Community Foundation Tyne & Wear and Northumberland announces three-day event celebrating and debating philanthropy’s role in diversity and inclusion
Having delivered Generosity Festival, the world’s first festival of philanthropy and giving in 2018, the Community Foundation Tyne & Wear and Northumberland is continuing the conversation about philanthropy’s role in addressing issues affecting communities. From 5-7 November 2019, a series of events under the #PoweredByPhilanthropy banner, will turn the spotlight on diversity, equality and inclusion.
Rob Williamson, the Community Foundation’s Chief Executive, explains why this topic is the focus for 2019: “The Community Foundation supports grassroots groups helping people from diverse backgrounds. We can see the part philanthropy has played in supporting greater equality for communities, but we also know there is much more to do, if we and others in philanthropy are to serve our communities better by tackling racism, sexism, homophobia, disability discrimination and other inequalities.
“So, through the inspiring and thought-provoking #PoweredByPhilanthropy events this November, we want to open up a conversation about diversity, equality and inclusion. As well as providing opportunities for celebration, challenge and debate, we will be paving the way for our next Vital Signs report, which aims to uncover how philanthropy can better address diversity and inclusion.”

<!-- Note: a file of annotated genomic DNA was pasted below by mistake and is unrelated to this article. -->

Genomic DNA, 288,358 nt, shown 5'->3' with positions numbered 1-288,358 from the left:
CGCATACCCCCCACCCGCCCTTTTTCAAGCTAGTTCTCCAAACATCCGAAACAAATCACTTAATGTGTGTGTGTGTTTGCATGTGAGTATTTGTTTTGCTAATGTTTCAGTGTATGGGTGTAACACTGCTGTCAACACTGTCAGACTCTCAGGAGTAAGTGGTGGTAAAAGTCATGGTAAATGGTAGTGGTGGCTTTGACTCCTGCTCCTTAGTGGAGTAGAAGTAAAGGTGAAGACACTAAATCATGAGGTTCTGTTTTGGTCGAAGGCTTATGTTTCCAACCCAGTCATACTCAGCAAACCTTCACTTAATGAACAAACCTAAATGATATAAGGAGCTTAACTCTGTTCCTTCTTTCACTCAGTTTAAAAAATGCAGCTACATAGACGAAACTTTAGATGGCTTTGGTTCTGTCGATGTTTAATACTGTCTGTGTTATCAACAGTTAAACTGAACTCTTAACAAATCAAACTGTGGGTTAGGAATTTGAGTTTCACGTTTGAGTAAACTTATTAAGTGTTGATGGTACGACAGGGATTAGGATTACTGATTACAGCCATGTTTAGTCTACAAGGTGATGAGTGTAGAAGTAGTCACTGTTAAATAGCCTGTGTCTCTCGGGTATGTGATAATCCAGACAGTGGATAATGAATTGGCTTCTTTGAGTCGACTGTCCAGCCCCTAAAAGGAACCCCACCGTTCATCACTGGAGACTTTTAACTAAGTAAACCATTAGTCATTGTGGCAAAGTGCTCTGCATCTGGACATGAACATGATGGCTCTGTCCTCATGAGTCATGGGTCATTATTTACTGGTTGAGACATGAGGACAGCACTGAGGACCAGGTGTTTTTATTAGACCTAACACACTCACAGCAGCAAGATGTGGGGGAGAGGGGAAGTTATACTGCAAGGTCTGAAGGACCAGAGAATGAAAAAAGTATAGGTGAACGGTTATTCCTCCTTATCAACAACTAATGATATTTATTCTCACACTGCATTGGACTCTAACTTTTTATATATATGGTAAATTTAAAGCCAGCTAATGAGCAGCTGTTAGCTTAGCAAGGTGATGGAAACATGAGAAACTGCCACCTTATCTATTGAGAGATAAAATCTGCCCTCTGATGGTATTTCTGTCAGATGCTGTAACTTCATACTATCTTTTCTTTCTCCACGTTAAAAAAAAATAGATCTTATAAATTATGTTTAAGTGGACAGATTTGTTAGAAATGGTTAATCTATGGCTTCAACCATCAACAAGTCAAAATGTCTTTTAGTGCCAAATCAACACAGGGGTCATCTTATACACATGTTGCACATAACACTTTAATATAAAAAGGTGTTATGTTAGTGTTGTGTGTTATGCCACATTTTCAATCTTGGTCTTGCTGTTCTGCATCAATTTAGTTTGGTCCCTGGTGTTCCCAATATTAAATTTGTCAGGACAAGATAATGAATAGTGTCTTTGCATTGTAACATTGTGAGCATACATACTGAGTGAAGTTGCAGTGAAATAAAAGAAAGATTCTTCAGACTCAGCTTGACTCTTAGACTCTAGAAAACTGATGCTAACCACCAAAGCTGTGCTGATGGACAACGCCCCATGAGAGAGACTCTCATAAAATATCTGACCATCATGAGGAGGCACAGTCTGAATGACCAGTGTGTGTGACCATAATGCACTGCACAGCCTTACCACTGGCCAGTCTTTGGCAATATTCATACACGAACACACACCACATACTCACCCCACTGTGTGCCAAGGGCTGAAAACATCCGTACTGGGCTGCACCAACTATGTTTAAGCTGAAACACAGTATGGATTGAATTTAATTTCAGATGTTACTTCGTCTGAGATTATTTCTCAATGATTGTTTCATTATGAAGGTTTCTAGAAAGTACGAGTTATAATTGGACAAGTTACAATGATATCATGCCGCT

#PoweredByPhilanthropy 2019 kick offs on 5 November at Gosforth Civic Theatre with an event celebrating diverse groups supported by the Foundation. Debra Allcock-Tyler, Chief Executive of the Directory of Social Change, will give a keynote address. That will be followed by an evening celebrating arts and culture from diverse communities across Tyne & Wear.
On 6 November, events will look at how philanthropy has supported the development of greater equality and inclusion for marginalised groups. Professor Charles Harvey of Newcastle University will explore philanthropy’s history of supporting diverse communities in north east England. Giving the historical international picture will be Rhodri Davies, of the Charities Aid Foundation. Joining them to bring the story up to the present day will be Liz Alleston, Director of Fundraising at the LGBT charity, Stonewall.
The day will conclude with the ‘Great Philanthropy Debate’ where a Question Time-style panel will discuss whether or not philanthropy has a diversity problem resulting from being too male, white and wealthy.
The festival will close on the morning of the 7 November with a call to those from diverse backgrounds to sign up to join the boards of charities across the region.
All the events are free to attend but do require booking. To see the full #PoweredbyPhilanthropy 2019 programme and book please visit www.communityfoundation.org.uk You can also follow @CFTyneWearNland on Twitter and join the debate using the hashtag #PoweredbyPhilanthropy